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Space Science

New Class of Stars Are Totally Metal, Says Astrophysicist 119

Posted by samzenpus
from the hit-the-lights dept.
KentuckyFC writes Stars form when clouds of gas and dust collapse under their own gravity, generating enough heat and pressure to fuse the atoms inside them together. When this cloud of dust and gas is the remnants of a supernova, it can contain all kinds of heavy elements in addition to primordial hydrogen, helium and lithium. Now one astrophysicist has calculated that a recently discovered phenomenon of turbulence, called preferential concentration, can profoundly alter star formation. He points out that turbulence is essentially vortices rotating on many scales of time and space. On certain scales, the inertial forces these eddies create can push heavy particles into the calmer space between the vortices, thereby increasing their concentration. In giant clouds of interstellar gas, this concentrates heavy elements, increasing their gravitational field, attracting more mass and so on. The result is the formation of a star that is made entirely of heavy elements rather than primordial ones. Astrophysicists call the amount of heavy elements in a star its "metallicity". Including preferential concentration in the standard model of star formation leads to the prediction that 1 in 10,000 stars should be totally metal. Now the race is on to find the first of this new class of entirely metal stars.
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New Class of Stars Are Totally Metal, Says Astrophysicist

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  • by pla (258480) on Thursday July 03, 2014 @07:05PM (#47380439) Journal
    Let's take TFA at face value, and assume one in 10k stars start their evolution as count as "metallic" stars.

    Hydrogen main sequence stars burn for a a few million years (for the class O supergiants) to literally trillions of years (for the class M all-but-failures). Helium burning, in a star with sufficient mass, lasts between a few hundred thousand to a few dozen million years.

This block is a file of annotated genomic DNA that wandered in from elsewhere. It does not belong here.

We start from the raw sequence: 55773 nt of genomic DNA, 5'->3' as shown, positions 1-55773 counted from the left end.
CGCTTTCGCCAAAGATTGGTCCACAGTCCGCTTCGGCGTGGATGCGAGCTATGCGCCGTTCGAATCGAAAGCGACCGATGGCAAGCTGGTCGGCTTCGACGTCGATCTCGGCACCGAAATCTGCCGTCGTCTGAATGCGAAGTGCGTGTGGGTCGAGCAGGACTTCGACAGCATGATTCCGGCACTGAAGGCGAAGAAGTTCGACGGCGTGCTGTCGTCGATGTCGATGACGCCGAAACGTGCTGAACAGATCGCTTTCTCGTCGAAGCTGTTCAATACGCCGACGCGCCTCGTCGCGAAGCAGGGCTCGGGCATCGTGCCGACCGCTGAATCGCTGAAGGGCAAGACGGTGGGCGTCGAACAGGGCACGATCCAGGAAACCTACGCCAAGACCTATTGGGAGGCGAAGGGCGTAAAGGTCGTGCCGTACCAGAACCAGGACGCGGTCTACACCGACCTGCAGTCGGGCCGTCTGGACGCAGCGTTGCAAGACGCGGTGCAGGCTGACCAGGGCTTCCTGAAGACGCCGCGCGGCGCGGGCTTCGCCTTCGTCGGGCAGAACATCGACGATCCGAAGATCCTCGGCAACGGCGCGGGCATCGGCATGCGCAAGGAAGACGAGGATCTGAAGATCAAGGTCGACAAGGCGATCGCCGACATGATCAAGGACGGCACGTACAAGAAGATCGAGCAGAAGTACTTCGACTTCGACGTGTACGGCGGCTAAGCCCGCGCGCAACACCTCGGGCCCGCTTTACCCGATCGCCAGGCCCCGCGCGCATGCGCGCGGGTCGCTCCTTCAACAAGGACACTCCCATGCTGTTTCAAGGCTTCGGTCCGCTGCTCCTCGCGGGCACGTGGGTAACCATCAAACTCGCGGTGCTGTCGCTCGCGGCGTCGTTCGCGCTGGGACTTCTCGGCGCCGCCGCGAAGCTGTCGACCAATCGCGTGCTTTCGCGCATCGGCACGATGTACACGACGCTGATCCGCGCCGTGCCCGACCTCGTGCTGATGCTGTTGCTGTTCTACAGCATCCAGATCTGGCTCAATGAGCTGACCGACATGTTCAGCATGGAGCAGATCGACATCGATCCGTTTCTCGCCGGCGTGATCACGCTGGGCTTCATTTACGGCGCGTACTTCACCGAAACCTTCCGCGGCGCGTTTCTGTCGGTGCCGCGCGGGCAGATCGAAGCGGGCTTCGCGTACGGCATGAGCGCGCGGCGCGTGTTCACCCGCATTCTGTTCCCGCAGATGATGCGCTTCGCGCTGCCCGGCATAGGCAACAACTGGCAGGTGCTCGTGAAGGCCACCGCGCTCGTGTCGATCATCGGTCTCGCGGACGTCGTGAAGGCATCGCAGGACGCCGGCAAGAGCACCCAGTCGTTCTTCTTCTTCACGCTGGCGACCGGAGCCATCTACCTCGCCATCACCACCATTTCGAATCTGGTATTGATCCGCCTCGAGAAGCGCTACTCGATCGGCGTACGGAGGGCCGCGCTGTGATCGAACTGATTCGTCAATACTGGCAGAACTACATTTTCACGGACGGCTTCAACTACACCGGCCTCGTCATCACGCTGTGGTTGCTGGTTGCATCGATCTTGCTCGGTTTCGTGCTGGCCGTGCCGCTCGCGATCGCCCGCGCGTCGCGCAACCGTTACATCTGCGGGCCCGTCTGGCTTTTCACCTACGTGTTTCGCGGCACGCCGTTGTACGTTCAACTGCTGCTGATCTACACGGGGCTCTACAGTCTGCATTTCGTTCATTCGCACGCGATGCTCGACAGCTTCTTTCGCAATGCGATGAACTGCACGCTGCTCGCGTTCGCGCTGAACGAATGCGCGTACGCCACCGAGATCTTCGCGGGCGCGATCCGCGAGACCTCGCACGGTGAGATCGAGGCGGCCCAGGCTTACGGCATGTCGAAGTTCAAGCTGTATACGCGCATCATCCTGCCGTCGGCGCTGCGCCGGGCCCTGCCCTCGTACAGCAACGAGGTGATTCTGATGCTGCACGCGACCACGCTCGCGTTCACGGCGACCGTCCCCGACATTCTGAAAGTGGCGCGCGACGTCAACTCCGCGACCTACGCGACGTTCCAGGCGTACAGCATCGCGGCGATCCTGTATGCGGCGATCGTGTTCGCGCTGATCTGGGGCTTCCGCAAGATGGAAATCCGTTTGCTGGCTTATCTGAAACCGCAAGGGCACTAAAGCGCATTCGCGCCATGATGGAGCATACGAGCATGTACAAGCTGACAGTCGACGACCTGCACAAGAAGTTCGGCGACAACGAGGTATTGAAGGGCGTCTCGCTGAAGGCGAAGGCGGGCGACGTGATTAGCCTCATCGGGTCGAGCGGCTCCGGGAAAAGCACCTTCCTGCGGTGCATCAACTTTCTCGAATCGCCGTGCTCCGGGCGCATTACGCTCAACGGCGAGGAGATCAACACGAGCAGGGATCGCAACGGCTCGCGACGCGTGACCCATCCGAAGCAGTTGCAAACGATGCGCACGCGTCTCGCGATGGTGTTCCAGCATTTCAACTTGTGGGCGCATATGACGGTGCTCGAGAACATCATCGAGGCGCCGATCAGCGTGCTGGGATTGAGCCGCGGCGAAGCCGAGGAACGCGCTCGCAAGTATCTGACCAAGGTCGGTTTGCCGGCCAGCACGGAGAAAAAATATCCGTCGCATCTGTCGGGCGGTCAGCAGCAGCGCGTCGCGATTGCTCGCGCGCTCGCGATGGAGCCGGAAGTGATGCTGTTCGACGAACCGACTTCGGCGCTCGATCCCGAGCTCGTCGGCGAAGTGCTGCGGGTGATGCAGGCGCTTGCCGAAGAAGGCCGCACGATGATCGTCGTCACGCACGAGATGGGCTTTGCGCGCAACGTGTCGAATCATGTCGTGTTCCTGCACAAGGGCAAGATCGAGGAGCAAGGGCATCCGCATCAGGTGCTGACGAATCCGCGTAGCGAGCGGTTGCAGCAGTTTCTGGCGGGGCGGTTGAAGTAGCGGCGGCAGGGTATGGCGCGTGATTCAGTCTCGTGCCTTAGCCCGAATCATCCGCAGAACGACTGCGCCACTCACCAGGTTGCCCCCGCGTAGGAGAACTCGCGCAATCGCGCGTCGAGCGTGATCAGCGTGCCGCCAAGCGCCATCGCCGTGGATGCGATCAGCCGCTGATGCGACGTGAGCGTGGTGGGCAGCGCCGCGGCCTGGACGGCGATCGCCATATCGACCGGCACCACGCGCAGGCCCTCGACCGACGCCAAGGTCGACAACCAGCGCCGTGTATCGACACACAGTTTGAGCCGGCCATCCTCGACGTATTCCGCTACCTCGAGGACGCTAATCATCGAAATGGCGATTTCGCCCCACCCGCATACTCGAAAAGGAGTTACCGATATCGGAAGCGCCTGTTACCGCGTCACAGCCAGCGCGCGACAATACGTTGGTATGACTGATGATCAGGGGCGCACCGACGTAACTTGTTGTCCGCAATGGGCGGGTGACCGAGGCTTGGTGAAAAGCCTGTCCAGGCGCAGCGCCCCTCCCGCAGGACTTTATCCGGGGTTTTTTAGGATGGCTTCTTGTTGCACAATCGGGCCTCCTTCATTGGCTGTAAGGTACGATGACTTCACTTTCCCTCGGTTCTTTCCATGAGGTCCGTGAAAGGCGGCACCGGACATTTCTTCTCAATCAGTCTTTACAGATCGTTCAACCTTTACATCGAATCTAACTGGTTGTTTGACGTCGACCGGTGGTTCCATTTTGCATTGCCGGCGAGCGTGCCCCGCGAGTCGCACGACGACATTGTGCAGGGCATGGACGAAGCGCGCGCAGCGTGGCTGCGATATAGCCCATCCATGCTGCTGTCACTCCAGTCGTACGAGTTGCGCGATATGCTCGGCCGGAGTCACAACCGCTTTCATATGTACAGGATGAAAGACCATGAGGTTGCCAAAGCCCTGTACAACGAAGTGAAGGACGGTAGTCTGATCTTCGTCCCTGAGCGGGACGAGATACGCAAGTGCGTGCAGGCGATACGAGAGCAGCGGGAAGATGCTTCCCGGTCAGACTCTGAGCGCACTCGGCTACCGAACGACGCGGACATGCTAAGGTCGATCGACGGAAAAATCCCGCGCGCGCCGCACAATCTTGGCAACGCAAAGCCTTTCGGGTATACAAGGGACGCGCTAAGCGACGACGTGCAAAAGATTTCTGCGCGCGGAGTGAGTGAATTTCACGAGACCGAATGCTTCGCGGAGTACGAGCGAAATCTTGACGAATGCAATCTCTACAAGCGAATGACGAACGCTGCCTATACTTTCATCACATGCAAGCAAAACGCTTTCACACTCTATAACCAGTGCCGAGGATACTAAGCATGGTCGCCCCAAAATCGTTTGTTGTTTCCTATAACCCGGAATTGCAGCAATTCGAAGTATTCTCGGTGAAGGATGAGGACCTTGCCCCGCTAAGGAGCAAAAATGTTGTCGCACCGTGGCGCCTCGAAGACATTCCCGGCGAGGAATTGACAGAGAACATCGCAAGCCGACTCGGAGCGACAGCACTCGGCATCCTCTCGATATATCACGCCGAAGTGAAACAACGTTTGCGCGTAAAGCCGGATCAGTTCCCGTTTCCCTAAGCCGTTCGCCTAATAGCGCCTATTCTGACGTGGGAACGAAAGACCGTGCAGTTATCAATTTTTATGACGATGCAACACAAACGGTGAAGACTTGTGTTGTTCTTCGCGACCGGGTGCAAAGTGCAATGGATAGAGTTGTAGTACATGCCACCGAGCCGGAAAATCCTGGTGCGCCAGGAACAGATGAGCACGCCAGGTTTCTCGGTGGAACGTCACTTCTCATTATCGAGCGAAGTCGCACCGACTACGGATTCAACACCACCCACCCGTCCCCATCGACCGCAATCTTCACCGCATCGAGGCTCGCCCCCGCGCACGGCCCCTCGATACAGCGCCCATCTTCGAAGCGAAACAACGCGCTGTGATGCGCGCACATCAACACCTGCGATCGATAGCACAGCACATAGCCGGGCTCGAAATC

The subject of TFA starts after helium burning normally finishes - Next on a typical star comes carbon, lasting for only a few hundred years; Then comes neon lasting for a single year, oxygen at half a year, and silicon finishes its run in a single day.

    So whether or not a star begins life with a high concentration of trans-lithium metals, it will have a very, very short lifetime; That one-in-ten-thousand creation ratio therefore reduces to more like one-in-a-trillion among those stars still shining in our nighttime sky.
  • And we have been studying stellar spectra for a century now. The must be much rarer than 1 in 10,000 or we would have already found one. They must be exceedingly rare.

  • by Anonymous Coward on Friday July 04, 2014 @06:10AM (#47382419)

    How would you spot them? The stellar spectra you mention are visible because of all the energy that a non-metallic star can generate through fusion. But metal stars don't have that energy available. They'll be dim, which affects the distance at which we can spot them. The lack of light also complicates our ability to determine their spectra. So the fraction of metal stars amongst the stars with a known spectrum will be even lower than that 1:10000.

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